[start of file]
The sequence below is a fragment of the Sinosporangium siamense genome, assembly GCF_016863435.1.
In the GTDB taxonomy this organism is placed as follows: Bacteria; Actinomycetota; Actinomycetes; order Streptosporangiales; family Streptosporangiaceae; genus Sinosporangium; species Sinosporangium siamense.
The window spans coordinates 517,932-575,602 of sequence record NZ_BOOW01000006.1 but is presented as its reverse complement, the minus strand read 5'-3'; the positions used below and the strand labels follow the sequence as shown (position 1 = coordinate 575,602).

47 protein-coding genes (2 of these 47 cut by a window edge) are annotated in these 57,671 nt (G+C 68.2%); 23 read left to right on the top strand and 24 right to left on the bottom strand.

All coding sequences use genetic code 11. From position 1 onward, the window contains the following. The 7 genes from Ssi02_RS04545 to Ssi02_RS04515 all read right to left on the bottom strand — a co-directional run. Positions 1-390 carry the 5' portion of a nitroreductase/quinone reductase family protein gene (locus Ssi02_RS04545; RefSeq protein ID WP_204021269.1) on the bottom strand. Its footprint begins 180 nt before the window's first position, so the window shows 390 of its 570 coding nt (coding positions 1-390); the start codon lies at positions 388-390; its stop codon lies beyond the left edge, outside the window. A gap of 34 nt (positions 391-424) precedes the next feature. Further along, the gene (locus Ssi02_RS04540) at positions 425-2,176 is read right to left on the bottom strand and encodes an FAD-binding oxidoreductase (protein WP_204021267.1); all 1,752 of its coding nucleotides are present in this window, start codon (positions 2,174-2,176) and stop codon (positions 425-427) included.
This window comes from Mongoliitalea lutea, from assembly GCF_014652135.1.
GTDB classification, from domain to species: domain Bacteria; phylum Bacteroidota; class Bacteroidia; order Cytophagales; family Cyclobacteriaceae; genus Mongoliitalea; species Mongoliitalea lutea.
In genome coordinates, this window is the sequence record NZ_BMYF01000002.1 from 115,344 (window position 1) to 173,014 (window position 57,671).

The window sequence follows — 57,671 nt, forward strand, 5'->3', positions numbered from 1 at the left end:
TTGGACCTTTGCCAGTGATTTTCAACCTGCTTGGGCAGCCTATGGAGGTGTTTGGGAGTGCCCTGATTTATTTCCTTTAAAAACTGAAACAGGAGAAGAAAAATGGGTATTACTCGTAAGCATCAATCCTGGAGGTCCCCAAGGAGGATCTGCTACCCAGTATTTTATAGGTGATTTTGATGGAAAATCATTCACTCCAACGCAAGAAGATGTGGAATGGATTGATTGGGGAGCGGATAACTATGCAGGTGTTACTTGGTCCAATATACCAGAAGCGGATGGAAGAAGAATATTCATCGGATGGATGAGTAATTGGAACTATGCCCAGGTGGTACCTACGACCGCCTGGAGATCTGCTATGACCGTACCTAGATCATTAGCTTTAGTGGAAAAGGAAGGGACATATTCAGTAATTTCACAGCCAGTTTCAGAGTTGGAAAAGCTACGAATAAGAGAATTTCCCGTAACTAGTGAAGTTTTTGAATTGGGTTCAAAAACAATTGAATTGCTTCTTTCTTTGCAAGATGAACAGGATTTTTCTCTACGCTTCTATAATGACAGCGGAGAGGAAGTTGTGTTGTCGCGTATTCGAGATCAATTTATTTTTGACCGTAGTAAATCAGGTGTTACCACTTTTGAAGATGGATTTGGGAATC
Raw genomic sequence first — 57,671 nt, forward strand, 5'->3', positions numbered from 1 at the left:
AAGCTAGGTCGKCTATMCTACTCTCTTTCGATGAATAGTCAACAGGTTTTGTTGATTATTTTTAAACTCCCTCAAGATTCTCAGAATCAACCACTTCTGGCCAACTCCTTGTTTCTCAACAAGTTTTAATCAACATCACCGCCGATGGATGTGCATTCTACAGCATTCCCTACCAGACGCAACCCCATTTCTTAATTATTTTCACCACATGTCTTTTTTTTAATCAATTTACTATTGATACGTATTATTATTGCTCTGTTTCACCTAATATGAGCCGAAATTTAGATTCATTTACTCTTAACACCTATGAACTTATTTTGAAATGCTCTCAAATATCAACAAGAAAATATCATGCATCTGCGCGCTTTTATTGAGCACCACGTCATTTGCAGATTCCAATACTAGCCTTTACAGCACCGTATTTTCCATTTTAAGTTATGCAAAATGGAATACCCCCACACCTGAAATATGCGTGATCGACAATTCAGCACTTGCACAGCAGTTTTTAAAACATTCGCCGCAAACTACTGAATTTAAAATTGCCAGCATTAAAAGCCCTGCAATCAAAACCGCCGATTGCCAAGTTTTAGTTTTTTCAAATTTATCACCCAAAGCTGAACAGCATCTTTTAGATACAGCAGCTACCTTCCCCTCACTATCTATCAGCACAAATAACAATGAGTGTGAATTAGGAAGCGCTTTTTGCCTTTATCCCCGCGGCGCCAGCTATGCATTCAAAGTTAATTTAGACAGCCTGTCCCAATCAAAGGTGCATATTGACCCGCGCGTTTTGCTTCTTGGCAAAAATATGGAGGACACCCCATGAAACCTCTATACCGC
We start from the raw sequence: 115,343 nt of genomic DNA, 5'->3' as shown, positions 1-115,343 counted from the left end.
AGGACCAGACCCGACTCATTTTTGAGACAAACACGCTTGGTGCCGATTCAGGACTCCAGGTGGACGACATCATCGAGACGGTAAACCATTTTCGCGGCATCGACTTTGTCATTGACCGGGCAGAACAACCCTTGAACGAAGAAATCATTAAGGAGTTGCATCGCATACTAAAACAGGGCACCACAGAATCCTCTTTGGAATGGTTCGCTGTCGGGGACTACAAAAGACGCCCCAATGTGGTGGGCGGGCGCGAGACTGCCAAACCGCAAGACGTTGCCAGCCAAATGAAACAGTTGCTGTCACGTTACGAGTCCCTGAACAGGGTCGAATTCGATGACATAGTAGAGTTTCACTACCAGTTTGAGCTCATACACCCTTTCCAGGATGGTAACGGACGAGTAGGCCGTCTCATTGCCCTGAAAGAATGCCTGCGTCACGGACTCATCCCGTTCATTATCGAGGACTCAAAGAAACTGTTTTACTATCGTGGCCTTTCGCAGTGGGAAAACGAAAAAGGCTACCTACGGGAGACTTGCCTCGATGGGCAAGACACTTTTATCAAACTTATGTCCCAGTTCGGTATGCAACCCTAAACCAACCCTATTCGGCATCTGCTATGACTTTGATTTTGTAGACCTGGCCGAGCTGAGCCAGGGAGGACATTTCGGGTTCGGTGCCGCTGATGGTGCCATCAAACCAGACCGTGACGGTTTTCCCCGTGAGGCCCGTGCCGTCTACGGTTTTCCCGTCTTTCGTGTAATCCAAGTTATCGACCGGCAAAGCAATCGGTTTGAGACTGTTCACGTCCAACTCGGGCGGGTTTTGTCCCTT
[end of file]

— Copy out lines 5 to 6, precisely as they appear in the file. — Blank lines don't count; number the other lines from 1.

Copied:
All coding sequences use genetic code 11. From position 1 onward, the window contains the following. The 7 genes from Ssi02_RS04545 to Ssi02_RS04515 all read right to left on the bottom strand — a co-directional run. Positions 1-390 carry the 5' portion of a nitroreductase/quinone reductase family protein gene (locus Ssi02_RS04545; RefSeq protein ID WP_204021269.1) on the bottom strand. Its footprint begins 180 nt before the window's first position, so the window shows 390 of its 570 coding nt (coding positions 1-390); the start codon lies at positions 388-390; its stop codon lies beyond the left edge, outside the window. A gap of 34 nt (positions 391-424) precedes the next feature. Further along, the gene (locus Ssi02_RS04540) at positions 425-2,176 is read right to left on the bottom strand and encodes an FAD-binding oxidoreductase (protein WP_204021267.1); all 1,752 of its coding nucleotides are present in this window, start codon (positions 2,174-2,176) and stop codon (positions 425-427) included.
This window comes from Mongoliitalea lutea, from assembly GCF_014652135.1.